Dwight D. Eisenhower photo

World Broadcast in Observance of Fifteenth Anniversary of Voice of America.

February 25, 1957

[Delivered over the entire radio network of the United States Information Agency]

FOR FIFTEEN YEARS now the Voice of America has been bringing to people everywhere the facts about world events, and about America's policy in relation to these events.

This, then, is a fitting occasion to review some aspects of United States foreign policy. Its guiding thought is this: we believe that we can permanently prosper and enjoy peace only as all peoples prosper and enjoy peace.

In speaking of this subject--rather than talk in abstractions-I would like to draw a picture. It is a picture, in essence, of the kind of world which we would like to see for ourselves and for our children, and which we think most people would like to see for themselves and their children.

There are two parts to the picture. The first part relates to the building up of individual countries and their peoples.

One of the vital facts of this century is that dozens of new nations have come into being. These nations, along with the older nations, are struggling--each in its own way--to improve the lot of their people--through a better standard of living, more diversified industry and more efficient farming, increasing political stability, and fresh realization of cultural and religious traditions that are sometimes thousands of years old.

The first task of this new age is to ensure that this magnificent surge toward a better life, both personal and national, goes forward in all these countries as rapidly and as safely as possible.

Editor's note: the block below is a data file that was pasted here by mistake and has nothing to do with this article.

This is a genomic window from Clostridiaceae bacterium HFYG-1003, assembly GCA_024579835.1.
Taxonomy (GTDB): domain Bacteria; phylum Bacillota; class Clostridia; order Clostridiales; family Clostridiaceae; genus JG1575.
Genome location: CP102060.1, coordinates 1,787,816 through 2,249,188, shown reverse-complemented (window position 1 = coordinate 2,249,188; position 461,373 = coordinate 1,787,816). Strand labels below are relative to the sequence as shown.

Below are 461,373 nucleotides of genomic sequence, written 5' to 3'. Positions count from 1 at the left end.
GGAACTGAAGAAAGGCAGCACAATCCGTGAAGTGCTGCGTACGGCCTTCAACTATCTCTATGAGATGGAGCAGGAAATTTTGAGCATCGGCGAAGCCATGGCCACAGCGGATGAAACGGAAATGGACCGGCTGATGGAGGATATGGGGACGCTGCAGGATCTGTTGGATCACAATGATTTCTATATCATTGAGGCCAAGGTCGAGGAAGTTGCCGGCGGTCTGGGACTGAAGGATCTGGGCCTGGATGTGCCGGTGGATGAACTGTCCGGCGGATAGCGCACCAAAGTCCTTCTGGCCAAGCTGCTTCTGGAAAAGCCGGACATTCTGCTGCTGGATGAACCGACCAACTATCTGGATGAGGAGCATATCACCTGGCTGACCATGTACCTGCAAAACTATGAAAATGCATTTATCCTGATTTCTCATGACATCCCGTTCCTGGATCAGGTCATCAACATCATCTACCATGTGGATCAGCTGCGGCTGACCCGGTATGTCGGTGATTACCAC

The United States has been working at the side of most of these nations, while they have been making great strides in education, farming methods, control of diseases, construction of hospitals and roads and schools and factories and dams and irrigation projects, and improvement of political machinery, legislation, and labor-management relations.

There is a second part to this picture. Suppose we achieved a world of healthy, free, sovereign nations. We would still have the question: how are they to settle their differences of interest among themselves? For there will always be differences of interest. And there must be some source of international order.

A principal source of order in the world, and one that can provide an over-all pattern, is the United Nations.

And so, just as we support the vigorous independence of today's many separate nations, so too we support just as vigorously the practice of settling the inevitable disputes between these nations under the principles and procedures of the United Nations.

The history of the United States is that of a struggle for the right of self-determination and human dignity. Our story begins with a ringing declaration which has inspired millions of free people everywhere, that "all men . . . are endowed by their Creator with certain unalienable rights, that among these are Life, Liberty and the pursuit of Happiness." But this same declaration also states that, along with this self-determination, we must show "a decent respect to the opinions of mankind."

In world affairs this nation has striven to confirm and give meaning to these noble words. Through the years we have helped new countries achieve political and economic strength. And the way we dealt with the Suez crisis and its after-effects in the UN was also an action demonstrating our conviction that international harmony begins with "a decent respect to the opinions of mankind."

Recently I set forth before our Congress proposals about the Middle East designed to help bring stability to that troubled area. I would like to show you how these proposals fit in with what I have just described as our purposes.